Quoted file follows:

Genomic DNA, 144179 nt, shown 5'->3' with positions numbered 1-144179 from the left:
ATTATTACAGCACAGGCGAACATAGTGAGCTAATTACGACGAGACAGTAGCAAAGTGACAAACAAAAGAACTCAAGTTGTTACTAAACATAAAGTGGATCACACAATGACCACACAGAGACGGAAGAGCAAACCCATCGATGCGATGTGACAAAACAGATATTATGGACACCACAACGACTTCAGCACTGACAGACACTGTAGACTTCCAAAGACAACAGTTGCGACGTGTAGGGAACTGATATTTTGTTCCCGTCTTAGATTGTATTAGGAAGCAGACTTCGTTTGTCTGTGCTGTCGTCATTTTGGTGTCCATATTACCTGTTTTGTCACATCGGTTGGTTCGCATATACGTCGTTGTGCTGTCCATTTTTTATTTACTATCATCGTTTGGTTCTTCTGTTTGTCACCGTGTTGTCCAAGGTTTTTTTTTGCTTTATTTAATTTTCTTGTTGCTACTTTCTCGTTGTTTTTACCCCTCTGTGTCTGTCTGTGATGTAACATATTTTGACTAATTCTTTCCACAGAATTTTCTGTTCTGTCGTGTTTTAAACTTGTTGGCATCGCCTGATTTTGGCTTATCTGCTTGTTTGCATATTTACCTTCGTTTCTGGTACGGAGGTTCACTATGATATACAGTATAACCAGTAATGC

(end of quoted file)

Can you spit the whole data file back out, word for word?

Genomic DNA, 144179 nt, shown 5'->3' with positions numbered 1-144179 from the left:
ATTATTACAGCACAGGCGAACATAGTGAGCTAATTACGACGAGACAGTAGCAAAGTGACAAACAAAAGAACTCAAGTTGTTACTAAACATAAAGTGGATCACACAATGACCACACAGAGACGGAAGAGCAAACCCATCGATGCGATGTGACAAAACAGATATTATGGACACCACAACGACTTCAGCACTGACAGACACTGTAGACTTCCAAAGACAACAGTTGCGACGTGTAGGGAACTGATATTTTGTTCCCGTCTTAGATTGTATTAGGAAGCAGACTTCGTTTGTCTGTGCTGTCGTCATTTTGGTGTCCATATTACCTGTTTTGTCACATCGGTTGGTTCGCATATACGTCGTTGTGCTGTCCATTTTTTATTTACTATCATCGTTTGGTTCTTCTGTTTGTCACCGTGTTGTCCAAGGTTTTTTTTTGCTTTATTTAATTTTCTTGTTGCTACTTTCTCGTTGTTTTTACCCCTCTGTGTCTGTCTGTGATGTAACATATTTTGACTAATTCTTTCCACAGAATTTTCTGTTCTGTCGTGTTTTAAACTTGTTGGCATCGCCTGATTTTGGCTTATCTGCTTGTTTGCATATTTACCTTCGTTTCTGGTACGGAGGTTCACTATGATATACAGTATAACCAGTAATGC